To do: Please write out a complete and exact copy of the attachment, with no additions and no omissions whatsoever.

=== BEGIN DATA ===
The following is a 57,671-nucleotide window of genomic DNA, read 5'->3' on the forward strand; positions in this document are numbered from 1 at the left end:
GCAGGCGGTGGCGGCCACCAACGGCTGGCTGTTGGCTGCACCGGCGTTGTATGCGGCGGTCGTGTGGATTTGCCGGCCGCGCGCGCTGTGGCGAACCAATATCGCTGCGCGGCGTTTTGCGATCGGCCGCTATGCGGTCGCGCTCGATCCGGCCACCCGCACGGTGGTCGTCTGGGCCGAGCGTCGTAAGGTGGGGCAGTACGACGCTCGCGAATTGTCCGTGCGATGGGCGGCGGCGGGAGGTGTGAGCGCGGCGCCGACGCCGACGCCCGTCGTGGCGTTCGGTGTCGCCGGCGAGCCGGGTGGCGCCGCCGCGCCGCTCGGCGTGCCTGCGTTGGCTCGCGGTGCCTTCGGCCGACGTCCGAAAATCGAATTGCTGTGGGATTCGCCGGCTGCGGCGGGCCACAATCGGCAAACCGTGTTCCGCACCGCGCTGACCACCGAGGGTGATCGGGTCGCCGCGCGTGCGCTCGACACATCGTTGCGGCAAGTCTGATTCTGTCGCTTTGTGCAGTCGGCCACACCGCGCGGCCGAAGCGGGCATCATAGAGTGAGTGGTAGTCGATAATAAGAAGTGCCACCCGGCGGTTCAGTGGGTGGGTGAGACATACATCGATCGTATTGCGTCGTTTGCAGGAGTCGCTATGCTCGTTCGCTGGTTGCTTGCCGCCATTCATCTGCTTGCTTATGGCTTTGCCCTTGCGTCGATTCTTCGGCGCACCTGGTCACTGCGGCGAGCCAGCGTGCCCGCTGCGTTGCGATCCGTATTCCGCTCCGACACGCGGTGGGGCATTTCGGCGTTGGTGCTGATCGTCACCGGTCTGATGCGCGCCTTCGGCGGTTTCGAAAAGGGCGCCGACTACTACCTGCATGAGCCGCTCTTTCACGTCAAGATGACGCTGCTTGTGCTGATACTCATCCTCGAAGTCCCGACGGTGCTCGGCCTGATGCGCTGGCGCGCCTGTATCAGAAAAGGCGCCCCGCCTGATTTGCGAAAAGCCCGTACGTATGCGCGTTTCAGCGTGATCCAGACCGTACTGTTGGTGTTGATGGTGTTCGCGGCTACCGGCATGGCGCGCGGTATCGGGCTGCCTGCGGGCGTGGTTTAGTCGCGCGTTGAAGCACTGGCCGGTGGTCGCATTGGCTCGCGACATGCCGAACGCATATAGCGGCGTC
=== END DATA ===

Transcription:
The following is a 57,671-nucleotide window of genomic DNA, read 5'->3' on the forward strand; positions in this document are numbered from 1 at the left end:
GCAGGCGGTGGCGGCCACCAACGGCTGGCTGTTGGCTGCACCGGCGTTGTATGCGGCGGTCGTGTGGATTTGCCGGCCGCGCGCGCTGTGGCGAACCAATATCGCTGCGCGGCGTTTTGCGATCGGCCGCTATGCGGTCGCGCTCGATCCGGCCACCCGCACGGTGGTCGTCTGGGCCGAGCGTCGTAAGGTGGGGCAGTACGACGCTCGCGAATTGTCCGTGCGATGGGCGGCGGCGGGAGGTGTGAGCGCGGCGCCGACGCCGACGCCCGTCGTGGCGTTCGGTGTCGCCGGCGAGCCGGGTGGCGCCGCCGCGCCGCTCGGCGTGCCTGCGTTGGCTCGCGGTGCCTTCGGCCGACGTCCGAAAATCGAATTGCTGTGGGATTCGCCGGCTGCGGCGGGCCACAATCGGCAAACCGTGTTCCGCACCGCGCTGACCACCGAGGGTGATCGGGTCGCCGCGCGTGCGCTCGACACATCGTTGCGGCAAGTCTGATTCTGTCGCTTTGTGCAGTCGGCCACACCGCGCGGCCGAAGCGGGCATCATAGAGTGAGTGGTAGTCGATAATAAGAAGTGCCACCCGGCGGTTCAGTGGGTGGGTGAGACATACATCGATCGTATTGCGTCGTTTGCAGGAGTCGCTATGCTCGTTCGCTGGTTGCTTGCCGCCATTCATCTGCTTGCTTATGGCTTTGCCCTTGCGTCGATTCTTCGGCGCACCTGGTCACTGCGGCGAGCCAGCGTGCCCGCTGCGTTGCGATCCGTATTCCGCTCCGACACGCGGTGGGGCATTTCGGCGTTGGTGCTGATCGTCACCGGTCTGATGCGCGCCTTCGGCGGTTTCGAAAAGGGCGCCGACTACTACCTGCATGAGCCGCTCTTTCACGTCAAGATGACGCTGCTTGTGCTGATACTCATCCTCGAAGTCCCGACGGTGCTCGGCCTGATGCGCTGGCGCGCCTGTATCAGAAAAGGCGCCCCGCCTGATTTGCGAAAAGCCCGTACGTATGCGCGTTTCAGCGTGATCCAGACCGTACTGTTGGTGTTGATGGTGTTCGCGGCTACCGGCATGGCGCGCGGTATCGGGCTGCCTGCGGGCGTGGTTTAGTCGCGCGTTGAAGCACTGGCCGGTGGTCGCATTGGCTCGCGACATGCCGAACGCATATAGCGGCGTC